My elderly patient developed a new left bundle branch block following transcatheter aortic valve replacement. Is this a frequent occurrence?

Yes, conduction abnormalities, particularly left bundle branch block (LBBB), frequently complicate transcatheter aortic valve replacement (TAVR).

A 2016 systematic review and meta-analysis reported new-onset LBBB following TAVR and persisting at hospital discharge in 13.3%-37% of patients1; the incidence may be higher or lower depending on the type of prosthesis used.2,3 In the same systematic review, new-onset LBBB was associated with a higher risk of permanent pacemaker placement (PPI) and cardiac death during 1-year followup.   In another study, persistence of LBBB post-TAVR without PPM placement was associated with an increased risk of syncope, complete AV node block, and PPI, but not overall mortality.4

The underlying anatomy of the conduction system may help explain post-TAVR conduction complications. The AV node is located adjacent to the membranous septum, closely associated with the subaortic region and LV outflow track, giving rise to the LBB.5 Protrusion of TAVR prostheses into the LV outflow tract, the mechanical injury occurring during the predilation or the positioning of the valve, and potential trauma to the conduction system by the catheters and guidewires used in TAVR may all contribute to these complications.3,5

References

  1. Regueiro A, Altisent OA, Del Trigo M, et al. Impact of new-onset left bundle branch block and periprocedural permanent pacemaker implanation on clinical outomces in patients undergoing transcatheter aortic valve replacement: A systematic review and meta-analysis. Circ Cardiovasc Interv 2016;9:e003635. http://circinterventions.ahajournals.org/content/9/5/e003635.long
  2. Nazif, T.M., Williams, M.R., Hahn, R.T., Kapadia, S., Babaliaros, V. et al. Clinical implications of new-onset left bundle branch block after transcatheter aortic valve replacement: analysis of the PARTNER experience. Eur. Heart J. 2014;21:1599-1607. https://www.ncbi.nlm.nih.gov/pubmed/24179072
  3. Bourantas CV, Serruys PW. Evolution of transcatheter aortic valve replacement. Circ Res 2014;114:1037-1051. http://circres.ahajournals.org/content/114/6/1037
  4. Urena, M., Mok, M., Serra, V., Dumont, E., Nombela-Franco, L. et al. Predictive factors and long-term clinical consequences of persistent left bundle branch block following transcatheter aortic valve implantation with a balloon-expandable valve. J Am Coll Cardiol. 2012;60:1743-1752. https://www.ncbi.nlm.nih.gov/pubmed/23040577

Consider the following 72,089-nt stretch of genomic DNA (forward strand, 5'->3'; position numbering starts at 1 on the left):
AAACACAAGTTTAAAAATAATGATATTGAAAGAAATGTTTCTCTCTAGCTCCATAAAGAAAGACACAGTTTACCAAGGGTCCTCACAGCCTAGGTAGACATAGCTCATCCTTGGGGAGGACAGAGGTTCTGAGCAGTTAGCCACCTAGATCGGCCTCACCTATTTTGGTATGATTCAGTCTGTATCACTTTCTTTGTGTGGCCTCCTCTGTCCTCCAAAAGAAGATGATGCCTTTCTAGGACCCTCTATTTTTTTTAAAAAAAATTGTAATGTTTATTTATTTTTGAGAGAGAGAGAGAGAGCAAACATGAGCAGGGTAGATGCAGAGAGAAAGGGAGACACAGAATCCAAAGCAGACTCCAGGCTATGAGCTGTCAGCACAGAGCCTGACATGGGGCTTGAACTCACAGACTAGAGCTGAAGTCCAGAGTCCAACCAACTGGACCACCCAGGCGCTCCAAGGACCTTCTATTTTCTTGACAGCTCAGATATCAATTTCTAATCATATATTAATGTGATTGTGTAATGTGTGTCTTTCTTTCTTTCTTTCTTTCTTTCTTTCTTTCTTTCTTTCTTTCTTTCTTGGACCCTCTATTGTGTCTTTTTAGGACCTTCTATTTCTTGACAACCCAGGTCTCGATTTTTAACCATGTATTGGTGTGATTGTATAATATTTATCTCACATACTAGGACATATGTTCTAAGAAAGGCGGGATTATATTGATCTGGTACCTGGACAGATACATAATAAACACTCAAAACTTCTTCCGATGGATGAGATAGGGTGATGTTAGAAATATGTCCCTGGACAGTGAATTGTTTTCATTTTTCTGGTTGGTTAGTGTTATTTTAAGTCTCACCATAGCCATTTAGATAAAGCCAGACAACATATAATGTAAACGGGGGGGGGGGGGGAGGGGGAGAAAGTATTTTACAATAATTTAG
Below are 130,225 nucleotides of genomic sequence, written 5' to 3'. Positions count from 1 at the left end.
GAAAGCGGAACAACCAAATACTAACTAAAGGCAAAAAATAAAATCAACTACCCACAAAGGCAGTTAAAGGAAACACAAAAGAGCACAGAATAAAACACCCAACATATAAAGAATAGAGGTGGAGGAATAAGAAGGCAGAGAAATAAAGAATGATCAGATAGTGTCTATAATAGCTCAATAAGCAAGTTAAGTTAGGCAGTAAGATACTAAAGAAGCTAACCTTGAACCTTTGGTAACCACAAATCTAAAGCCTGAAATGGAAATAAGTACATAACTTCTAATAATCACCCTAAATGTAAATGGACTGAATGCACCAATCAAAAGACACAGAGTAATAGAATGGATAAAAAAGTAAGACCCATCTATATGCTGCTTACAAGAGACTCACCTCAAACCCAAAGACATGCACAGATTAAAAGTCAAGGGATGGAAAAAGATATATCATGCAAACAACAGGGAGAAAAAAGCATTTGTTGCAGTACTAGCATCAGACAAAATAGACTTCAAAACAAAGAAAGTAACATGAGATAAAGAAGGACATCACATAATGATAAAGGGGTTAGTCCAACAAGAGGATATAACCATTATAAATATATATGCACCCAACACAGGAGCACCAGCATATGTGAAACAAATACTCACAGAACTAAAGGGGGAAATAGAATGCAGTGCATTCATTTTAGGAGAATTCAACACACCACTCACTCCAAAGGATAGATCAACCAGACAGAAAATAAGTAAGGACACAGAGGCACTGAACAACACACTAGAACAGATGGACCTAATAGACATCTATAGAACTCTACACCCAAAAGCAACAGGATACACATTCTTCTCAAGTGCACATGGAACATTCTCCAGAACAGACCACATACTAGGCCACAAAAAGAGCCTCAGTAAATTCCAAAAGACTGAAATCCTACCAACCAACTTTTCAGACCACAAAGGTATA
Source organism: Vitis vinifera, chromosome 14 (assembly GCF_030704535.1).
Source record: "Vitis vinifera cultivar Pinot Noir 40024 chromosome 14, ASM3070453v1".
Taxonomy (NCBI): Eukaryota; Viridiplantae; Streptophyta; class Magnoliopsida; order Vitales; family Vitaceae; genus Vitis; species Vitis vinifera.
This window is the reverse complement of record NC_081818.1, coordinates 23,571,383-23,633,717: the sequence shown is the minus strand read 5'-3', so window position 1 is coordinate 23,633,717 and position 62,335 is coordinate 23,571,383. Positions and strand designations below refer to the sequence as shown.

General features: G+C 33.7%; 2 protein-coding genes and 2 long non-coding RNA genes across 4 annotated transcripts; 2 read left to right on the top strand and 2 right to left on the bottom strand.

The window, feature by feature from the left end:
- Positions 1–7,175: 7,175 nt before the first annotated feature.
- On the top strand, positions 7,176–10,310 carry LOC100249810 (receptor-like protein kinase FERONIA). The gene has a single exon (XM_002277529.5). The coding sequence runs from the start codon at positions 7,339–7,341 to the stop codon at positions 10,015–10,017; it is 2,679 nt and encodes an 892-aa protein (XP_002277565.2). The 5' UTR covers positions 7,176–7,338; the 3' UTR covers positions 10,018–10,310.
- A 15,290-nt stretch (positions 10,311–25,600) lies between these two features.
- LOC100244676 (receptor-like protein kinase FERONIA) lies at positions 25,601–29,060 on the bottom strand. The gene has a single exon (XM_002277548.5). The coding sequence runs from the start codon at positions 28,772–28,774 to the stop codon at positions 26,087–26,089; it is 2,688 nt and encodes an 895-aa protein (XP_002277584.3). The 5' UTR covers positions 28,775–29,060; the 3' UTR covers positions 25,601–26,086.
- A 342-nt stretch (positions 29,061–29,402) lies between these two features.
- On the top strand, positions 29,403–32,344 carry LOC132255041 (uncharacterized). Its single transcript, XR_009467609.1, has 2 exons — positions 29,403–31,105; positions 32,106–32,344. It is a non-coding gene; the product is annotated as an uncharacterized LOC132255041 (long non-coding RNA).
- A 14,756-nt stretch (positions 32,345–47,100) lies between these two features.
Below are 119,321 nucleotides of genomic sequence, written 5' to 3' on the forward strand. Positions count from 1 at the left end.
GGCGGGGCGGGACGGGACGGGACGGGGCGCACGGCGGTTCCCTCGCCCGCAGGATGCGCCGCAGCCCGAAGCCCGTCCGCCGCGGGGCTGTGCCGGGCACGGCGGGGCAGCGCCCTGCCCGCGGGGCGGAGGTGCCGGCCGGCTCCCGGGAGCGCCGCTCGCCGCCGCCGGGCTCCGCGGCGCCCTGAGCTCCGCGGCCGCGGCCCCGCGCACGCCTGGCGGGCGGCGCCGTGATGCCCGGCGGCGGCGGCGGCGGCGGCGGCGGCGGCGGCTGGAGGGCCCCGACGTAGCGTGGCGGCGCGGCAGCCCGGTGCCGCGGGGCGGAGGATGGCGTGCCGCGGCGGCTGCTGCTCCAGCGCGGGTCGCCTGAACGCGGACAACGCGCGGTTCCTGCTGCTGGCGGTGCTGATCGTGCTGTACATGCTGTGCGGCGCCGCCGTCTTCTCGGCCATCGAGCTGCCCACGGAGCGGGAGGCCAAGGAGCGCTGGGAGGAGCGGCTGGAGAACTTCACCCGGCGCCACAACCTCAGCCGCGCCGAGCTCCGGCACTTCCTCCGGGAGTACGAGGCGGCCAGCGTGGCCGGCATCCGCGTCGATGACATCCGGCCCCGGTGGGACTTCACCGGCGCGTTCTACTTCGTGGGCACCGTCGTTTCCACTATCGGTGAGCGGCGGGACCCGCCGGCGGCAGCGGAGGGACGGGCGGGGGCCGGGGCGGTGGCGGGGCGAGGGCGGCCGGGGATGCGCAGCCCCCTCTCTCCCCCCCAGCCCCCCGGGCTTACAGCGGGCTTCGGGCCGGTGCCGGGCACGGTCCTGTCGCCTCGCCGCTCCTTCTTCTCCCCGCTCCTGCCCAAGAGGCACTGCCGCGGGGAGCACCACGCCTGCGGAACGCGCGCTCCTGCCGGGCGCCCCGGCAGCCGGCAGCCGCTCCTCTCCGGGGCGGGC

5. Piazza, N., Jaegere, P., Schultz, C., Becker, A.E., Serruys, P.W., Anderson, R.H. Anatomy of the aortic valve complex and its implications for transcatheter implantation of the aortic valve. Circ Cardiovasc Interv. 2008;1:74-81. https://www.ncbi.nlm.nih.gov/pubmed/20031657

Contributed by Salvatore D’Amato MD, Mass General Hospital, Boston, MA

My elderly patient developed a new left bundle branch block following transcatheter aortic valve replacement. Is this a frequent occurrence?

My elderly patient with aortic stenosis has iron deficiency in the setting of Heyde’s syndrome. Can surgical or transcatheter aortic valve replacement (SAVR, TAVR) reduce her risk of future gastrointestinal bleeding?

Yes! Heyde’s syndrome, characterized by aortic stenosis and GI angiodysplasia1, appears to respond to SAVR or TAVR by reducing future risk of GI bleed.

Cessation of bleeding following SAVR or TAVR with gradual disappearance of angiodysplasia has been reported, in some cases despite long-term anticoagulant therapy2,3In fact, GI bleed may cease in 95% of cases following AVR vs 5% in cases controlled with laparotomy with or without bowel resection.  Further supporting the potential role of valve replacement is the observation that in patients who have undergone SAVR, aortic valve restenosis usually leads to the recurrence of GI bleeding which again resolves after redo surgery.

The pathophysiology of Heyde’s syndrome involves not only increased number of angiodysplasias but higher risk of bleeding from them.  Although its exact  physiological link is unclear, hypo-oxygenation of intestinal mucosa—possibly related to cholesterol emboli with resultant vasodilatation—has been hypothesized, among many others.4   Bleeding from angiodysplasias appears related to the high shear stress across the stenotic aortic valve, leading to acquired von Willebrand’s disease (Type 2AvWF disease) and coagulopathy.4

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References

    1. Heyde EC. Gastrointestinal bleeding in aortic stenosis. N Engl J Med 1958;259:196. https://www.nejm.org/doi/full/10.1056/NEJM200209123471122
    2. Abi-akar R, El-rassi I, Karam N et al. Treatment of Heyde’s syndrome by aortic valve replacement. Curr Cardiol Rev 2011;  7:47–49. https://www.ncbi.nlm.nih.gov/pmc/articles/PMC3131716/
    3. Pyxaras, SA, Santangelo S. Perkan A et al. Reversal of angiodysplasia-derived anemia after transcatheter aortic valve implantation. J Cardiol Cases 2012; 5: e128–e131. https://www.sciencedirect.com/science/article/pii/S187854091100079X
    4. Kapila A, Chhabra L, Khanna A. Valvular aortic stenosis causing angiodysplasia and acquired von Willebrand’s disease: Heyde’s syndrome. BMJ Case Rep 2014 doi:10.1136/bcr-2013-201890. http://casereports.bmj.com/content/2014/bcr-2013-201890.full.pdf

 

Contributed by Biqi Zhang, Medical Student,  Harvard Medical School

 

My elderly patient with aortic stenosis has iron deficiency in the setting of Heyde’s syndrome. Can surgical or transcatheter aortic valve replacement (SAVR, TAVR) reduce her risk of future gastrointestinal bleeding?